Category: News@Borobudur.

Plastic to Protect Indonesia’s Borobudur From Ravages of Merapi Ash

Candra Malik | November 11, 2010

Soldiers clean volcanic ash from Borobudur Temple, which is 40 kilometers from Mount Merapi. Archaeologists from around the world have offered to help protect the site. (AP Photo)

Magelang, Central Java. With archeologists from all over the world worried about the damage Mount Merapi’s acidic ash might do to Borobudur Temple, local conservationists have come up with a simple solution — wrap the world heritage site in plastic.

Marsis Sutopo, the head of the Borobudur conservation office, said on Thursday that the threat to the iconic ninth-century temple was the subject of much discussion among international experts.

“Archaeologists from the Netherlands, Japan and Australia have contacted us to offer help to overcome the impact of Mount Merapi on Borobudur Temple,” he said.

Marsis said the foreign archeologists had offered to come to Indonesia to inspect the temple after hearing it was being covered in volcanic ash.

“We politely declined their generosity,” he said. “Although this is the first time we’ve experienced this problem in the past century, we are confident that we can address the issue.

“We have decided to cover the important parts of the temple with plastic, starting on Friday.”

Yunus Satrio Atmojo, director of Archaeological Heritage at the Culture and Tourism Ministry, said international archaeologists need not worry.

“Indonesia is getting the world’s attention since Mount Merapi erupted and Borobudur Temple was covered by volcanic ash,” he said.

“Although so far no damage has been reported, we do not want to be careless,” Yunus said. “If we fail to solve the problem, we will ask for assistance from foreign experts.”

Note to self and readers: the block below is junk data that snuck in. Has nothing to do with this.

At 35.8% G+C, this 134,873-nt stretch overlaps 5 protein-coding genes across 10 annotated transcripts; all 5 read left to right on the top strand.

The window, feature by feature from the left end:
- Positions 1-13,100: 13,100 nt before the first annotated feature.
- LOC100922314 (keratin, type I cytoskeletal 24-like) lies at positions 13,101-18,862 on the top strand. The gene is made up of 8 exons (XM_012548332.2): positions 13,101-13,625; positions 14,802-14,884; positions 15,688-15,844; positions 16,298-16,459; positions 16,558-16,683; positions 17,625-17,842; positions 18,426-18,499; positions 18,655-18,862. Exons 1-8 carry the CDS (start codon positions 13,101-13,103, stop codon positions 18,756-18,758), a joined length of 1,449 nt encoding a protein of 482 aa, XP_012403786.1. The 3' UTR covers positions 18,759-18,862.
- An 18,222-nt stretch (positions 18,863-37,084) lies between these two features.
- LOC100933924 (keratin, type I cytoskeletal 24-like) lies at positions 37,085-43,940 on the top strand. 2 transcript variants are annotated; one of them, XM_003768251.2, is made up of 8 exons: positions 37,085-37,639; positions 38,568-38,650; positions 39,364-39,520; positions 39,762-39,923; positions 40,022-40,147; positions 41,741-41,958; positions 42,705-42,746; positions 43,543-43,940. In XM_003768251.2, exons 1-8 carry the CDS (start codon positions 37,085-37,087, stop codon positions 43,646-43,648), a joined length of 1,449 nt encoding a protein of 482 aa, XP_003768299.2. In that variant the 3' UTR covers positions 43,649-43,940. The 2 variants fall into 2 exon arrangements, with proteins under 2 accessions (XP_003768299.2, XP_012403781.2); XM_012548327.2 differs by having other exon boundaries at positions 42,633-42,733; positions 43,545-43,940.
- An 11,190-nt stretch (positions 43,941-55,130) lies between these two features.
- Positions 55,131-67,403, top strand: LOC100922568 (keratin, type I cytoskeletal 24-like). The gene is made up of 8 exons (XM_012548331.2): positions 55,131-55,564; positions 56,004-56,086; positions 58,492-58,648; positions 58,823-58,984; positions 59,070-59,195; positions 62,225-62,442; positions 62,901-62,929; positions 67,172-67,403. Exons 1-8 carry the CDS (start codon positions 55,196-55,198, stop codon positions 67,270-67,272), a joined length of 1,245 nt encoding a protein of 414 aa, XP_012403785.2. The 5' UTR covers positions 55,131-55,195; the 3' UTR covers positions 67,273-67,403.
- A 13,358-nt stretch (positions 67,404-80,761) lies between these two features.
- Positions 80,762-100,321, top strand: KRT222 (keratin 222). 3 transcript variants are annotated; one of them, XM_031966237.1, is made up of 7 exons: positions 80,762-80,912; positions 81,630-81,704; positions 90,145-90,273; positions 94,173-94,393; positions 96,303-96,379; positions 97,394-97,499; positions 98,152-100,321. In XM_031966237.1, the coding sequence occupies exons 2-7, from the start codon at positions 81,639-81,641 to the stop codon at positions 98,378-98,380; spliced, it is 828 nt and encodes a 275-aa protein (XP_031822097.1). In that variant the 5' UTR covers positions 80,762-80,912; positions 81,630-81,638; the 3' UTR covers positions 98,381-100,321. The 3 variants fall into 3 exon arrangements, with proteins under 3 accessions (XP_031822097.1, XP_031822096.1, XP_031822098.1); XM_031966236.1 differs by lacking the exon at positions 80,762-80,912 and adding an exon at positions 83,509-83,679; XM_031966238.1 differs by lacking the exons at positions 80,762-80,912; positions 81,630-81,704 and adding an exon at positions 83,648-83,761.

If the project needs any help, it might be plastic.

Marsis said they had prepared 2,000 square meters of plastic — hardly enough to cover every inch of the temple, which is 35 meters high and has a 121-square-meter base.

“We will give priority to the main stupa and 72 surrounding stupas on the top floor, as well as statues that are exposed directly to the elements,” Marsis said.

“It’s impossible for us to wrap the whole temple, though in fact that is what is needed.”

He said the temple, located more than 40 kilometers from Mount Merapi, was covered by about a three-centimeter layer of ash.

“We have already cleaned the details of those parts blanketed by volcanic ash with extreme caution but we worked in vain since more ash continues to be spewed from the mountain’s crater and carried by the wind,” Marsis said.

He said the rescue mission involved workers and soldiers cleaning the stupa before it was wrapped in plastic.

“We use sodium bicarbonate to remove the volcanic ash that had entered the pores of the stones,” Marsis said.

“The chemical is commonly used for conservation of metals, stones and artifacts.”

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Category: News@Borobudur
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